Infant Observation: Creating Transformative Relationships

I INFANT OBSERVATIONIntroduction to infant observation: an infant's inner worldInfant observation in the tradition of Esther BickThe role of the observerInfant observation: an infant's inner worldReferencesInfant observation in psycho-analytic trainingThree years infant observation with Esther BickInitial stage—preparing for a new taskThe first observation—baby boy, twelve days oldObserver in relation to the seminarThe observer in relation to the familyFinding new identitiesObserver's identitySeminar members' sense of identityConcluding remarks on the first phase of the observation of baby until he is four months oldBaby and his family: the book as breastKnowledge used to allay anxieties about "broken connections"The relation of the observer to the family (middle phase, eight to sixteen months)Observer in relation to the seminarTraversing of catastrophic change: final phase when baby is twenty-two to thirty months and the new baby is one to eight monthsBeing the babySplitting loving and hating feelingsJealousy of the new baby spoiling all his relationshipsProjective identification with a grown-up daddyBeing "baby" with motherAllowing coupling to take placeSymbolic play used to enlist parents' help with anxiety-laden feelingsConclusionReferencesA feeding observation: from breast to finger food!Breast feedingFirst visit at nine days oldObservation at nineteen days (2)Observation at three weeks (3)Observation at four weeks (4)Observation at six weeks (6)WeaningObservation at fifteen weeks (15)Observation at eighteen weeks (16) after a two week's absence when I was on holidayObservation at nineteen weeks (four and three quarter months) (17)Observation at five months (18)Early solidsObservation at five months four days (19)Observation at just seven months (25)Observation at seven and a half months (27)Self-feedingObservation at sixteen months (59)Observation at sixteen and a half months (61)Observation at seventeen months (65)Observation at nearly twenty months (71)Final observation at twenty-three months (83)SummaryReferencesII SIGNIFICANT DEVELOPMENTS OF INFANT OBSERVATION AS A METHOD WITHIN PSYCHOANALYTIC TRAININGINTRODUCTION TO SIGNIFICANT DEVELOPMENTS OF INFANT OBSERVATIONWhat is learned in psychoanalysis that is helpful in infant observationThe role of infant observation in trainingThe infant's inner world and contribution to psychoanalytic theory of child developmentAn increased capacity for containing in the countertransferenceContribution to child and adult psychoanalysis and psychotherapyReferencesThe dangers and deprivations of too-good motheringThe too-good motherA too-good mother and her baby: beginnings, the end of merging, and self-weaningLouise and Janet at fifty weeks: sense of urgency and desireLouise at twelve to eighteen months: persecutionFollow-up: Louise at six years oldThe development of concern and securityThe alternative clinical outcome: permanent regression and mergerConclusionReferencesPremature twins on a neonatal intensive care unitIntroduction to the twinsLife on the intensive care baby unitObservingThe second weekThe fourth weekThe fifth weekThe sixth weekThe eighth weekThe ninth weekLife after the ICUConclusions: observation and constructionThe impact of observer on parents, baby, and unitReferencesA therapeutic application of infant observation in child psychiatryThe therapeutic teamThe work settingTiphanie (two years old)The therapeutic processTristan at nineteen monthsTristan at twenty monthsLucy at two yearsThe function of attentionReferencesIII RESEARCH IN INFANT OBSERVATIONINTRODUCTION TO RESEARCH IN INFANT OBSERVATIONThe shadow of ending: a retrospective qualitative research study of mothers' experience of infant observationMothers' experience of the observation and the observerConceptualisation of the researchThe mothers taking partLimitations and strengths of the studyThe findings of the study Researcher's reflections on the interviewsThe mothers' experience of the observation and the mother-observer relationshipIssues for further explorationReferencesInterview protocolIV PROBLEMATIC ASPECTS OF INFANT OBSERVATIONINTRODUCTION TO PROBLEMATIC ASPECTS OF INFANT OBSERVATIONMethods of observing and the uses and limits of understandingTransference and countertransferenceEthical issuesA critique of infant observationReferencesOn-going physical trauma in an infant observationFrances Thomson-SaloSetting the sceneThree to five months: early intuitions within a sense of not-knowingReflecting on psychotic anxietiesFive months onwards: the almost unthinkableEight to ten months: trying to contain the almost unbearableVisit of greatest concernTowards a more contained state"You're the victim of chaos—you help us keep our sanity"ReferencesThe mother-observer relationship: an examination of the participant role of the observer in mother-infant observationMy relationship with CarlaDiscussionReferencesMaternal disavowal in the face of abuse of an infant by her siblingThe nice kissThe breast-feedingManagement of KimRecognition and denialDiscussionReferenceV DEVELOPMENTS OF THE INFANT OBSERVATION MODELINTRODUCTION TO DEVELOPMENTS OF THE INFANT OBSERVATION MODELMultiple mothering in an Indian contextTwenty-two days—first visit: no space to thinkForty days old—mother turns to grandmother for supportSeven weeks—at her mother's houseTwo and three-quarter months—Playing with the babyThree and a half months—the baby is cared for with the aunt's supportThree and a three-quarter months—the weaningFour months—the weaning continuedFour and a half months—the weaning continuedTen months—development of his own selfOne year—growing independence: he joins the boysDiscussionThe early monthsThe weaningIndependenceReferencesRepresentations of mother in the daughter of a single, gay father I. Phase one (birth to three months): anxiety about who is Laura's motherDavid's mother and fatherThe surrogate mother, CindyThe babysitters, Ellie and WilmaDavidII. Phase two (three to fifteen months): there is no mommy; there is a good enough daddyIII. Phase three (fifteen to twenty-three months): the resurgence of representations of mother in David's mind and Laura's new awareness of mothersIV. Phase four: Laura asked, "Where is my mommy?" and David began to tell her storyReferencesStruggling with cultural prejudice while observing babies: socio-centric and egocentric positionsDifferent cultural universesSocio-centric and egocentric valuesMind-mindedness, attachment theory, and cultureMartin at six weeksRicky at eight weeksThree-year-old observedAttachment theory and cultureObservations of more socio-centric familiesCemal at eleven monthsExample from another cultureChloe at six daysChloe at eighteen weeksChloe at about forty-four weeksChloe at sixteen monthsDifferent cultures, different values, and psychological worldsConclusionReferencesAFTERWORDThe infant's relationships in infant observationAfterwordSELECTED MAJOR PAPERS AND BOOKS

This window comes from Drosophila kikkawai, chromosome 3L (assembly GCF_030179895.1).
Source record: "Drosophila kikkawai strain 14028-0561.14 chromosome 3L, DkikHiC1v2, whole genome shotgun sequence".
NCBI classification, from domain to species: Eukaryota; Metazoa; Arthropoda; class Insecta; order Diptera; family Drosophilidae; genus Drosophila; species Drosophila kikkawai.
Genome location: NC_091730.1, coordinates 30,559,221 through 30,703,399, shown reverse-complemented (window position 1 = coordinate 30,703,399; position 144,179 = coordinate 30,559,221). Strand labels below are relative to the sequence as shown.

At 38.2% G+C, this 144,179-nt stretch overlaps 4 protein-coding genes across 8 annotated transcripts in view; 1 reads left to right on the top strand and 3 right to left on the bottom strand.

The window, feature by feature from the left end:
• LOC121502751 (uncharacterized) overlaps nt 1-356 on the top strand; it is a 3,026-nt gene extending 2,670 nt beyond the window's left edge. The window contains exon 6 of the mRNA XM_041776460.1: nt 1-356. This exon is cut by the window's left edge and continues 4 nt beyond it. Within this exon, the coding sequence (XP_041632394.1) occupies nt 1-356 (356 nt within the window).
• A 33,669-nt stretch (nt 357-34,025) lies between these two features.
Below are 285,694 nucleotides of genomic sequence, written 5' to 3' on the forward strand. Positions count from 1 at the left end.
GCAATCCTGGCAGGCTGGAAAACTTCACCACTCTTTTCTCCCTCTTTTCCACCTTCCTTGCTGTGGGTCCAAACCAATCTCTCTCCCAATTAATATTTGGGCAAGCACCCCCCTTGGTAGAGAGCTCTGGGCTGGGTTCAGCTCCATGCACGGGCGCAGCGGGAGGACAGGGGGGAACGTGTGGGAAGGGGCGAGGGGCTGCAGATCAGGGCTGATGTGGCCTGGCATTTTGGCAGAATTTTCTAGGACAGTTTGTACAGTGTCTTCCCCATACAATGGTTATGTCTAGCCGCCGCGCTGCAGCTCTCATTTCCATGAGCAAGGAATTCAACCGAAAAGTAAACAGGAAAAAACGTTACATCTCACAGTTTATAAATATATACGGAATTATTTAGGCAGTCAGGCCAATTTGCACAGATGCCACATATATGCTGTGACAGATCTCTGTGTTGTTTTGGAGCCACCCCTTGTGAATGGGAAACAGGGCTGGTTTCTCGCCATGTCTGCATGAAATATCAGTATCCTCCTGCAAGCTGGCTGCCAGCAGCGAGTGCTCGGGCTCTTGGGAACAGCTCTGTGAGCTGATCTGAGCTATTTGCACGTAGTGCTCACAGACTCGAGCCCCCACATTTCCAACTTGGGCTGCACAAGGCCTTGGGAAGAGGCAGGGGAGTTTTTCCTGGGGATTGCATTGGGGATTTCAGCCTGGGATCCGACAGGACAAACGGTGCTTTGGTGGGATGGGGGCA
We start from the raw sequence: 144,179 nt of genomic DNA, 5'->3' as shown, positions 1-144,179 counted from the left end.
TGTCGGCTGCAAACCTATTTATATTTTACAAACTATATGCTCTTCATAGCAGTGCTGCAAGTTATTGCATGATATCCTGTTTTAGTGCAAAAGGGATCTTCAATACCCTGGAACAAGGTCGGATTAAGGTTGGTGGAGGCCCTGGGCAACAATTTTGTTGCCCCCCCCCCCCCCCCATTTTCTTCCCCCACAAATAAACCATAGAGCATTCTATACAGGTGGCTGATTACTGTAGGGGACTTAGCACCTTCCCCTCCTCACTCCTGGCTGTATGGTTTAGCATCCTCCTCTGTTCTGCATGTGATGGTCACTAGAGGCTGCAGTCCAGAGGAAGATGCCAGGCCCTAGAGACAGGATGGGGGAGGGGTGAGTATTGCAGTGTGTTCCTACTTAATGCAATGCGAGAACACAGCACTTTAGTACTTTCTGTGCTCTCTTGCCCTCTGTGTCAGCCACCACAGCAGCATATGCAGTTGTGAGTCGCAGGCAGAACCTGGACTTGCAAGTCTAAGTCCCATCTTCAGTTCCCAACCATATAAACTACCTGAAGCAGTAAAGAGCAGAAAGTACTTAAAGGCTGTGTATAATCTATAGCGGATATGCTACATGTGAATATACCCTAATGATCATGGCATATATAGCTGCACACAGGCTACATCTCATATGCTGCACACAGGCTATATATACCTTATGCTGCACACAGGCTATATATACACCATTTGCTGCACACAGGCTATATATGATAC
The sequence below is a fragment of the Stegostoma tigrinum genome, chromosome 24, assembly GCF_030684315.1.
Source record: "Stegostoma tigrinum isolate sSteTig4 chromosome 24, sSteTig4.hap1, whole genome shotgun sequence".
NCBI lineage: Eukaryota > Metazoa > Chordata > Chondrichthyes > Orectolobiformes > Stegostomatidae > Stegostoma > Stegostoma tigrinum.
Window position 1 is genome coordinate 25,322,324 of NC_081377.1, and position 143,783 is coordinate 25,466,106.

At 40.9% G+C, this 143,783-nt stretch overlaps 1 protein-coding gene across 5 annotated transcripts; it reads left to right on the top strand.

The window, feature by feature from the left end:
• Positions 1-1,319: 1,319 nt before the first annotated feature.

Next >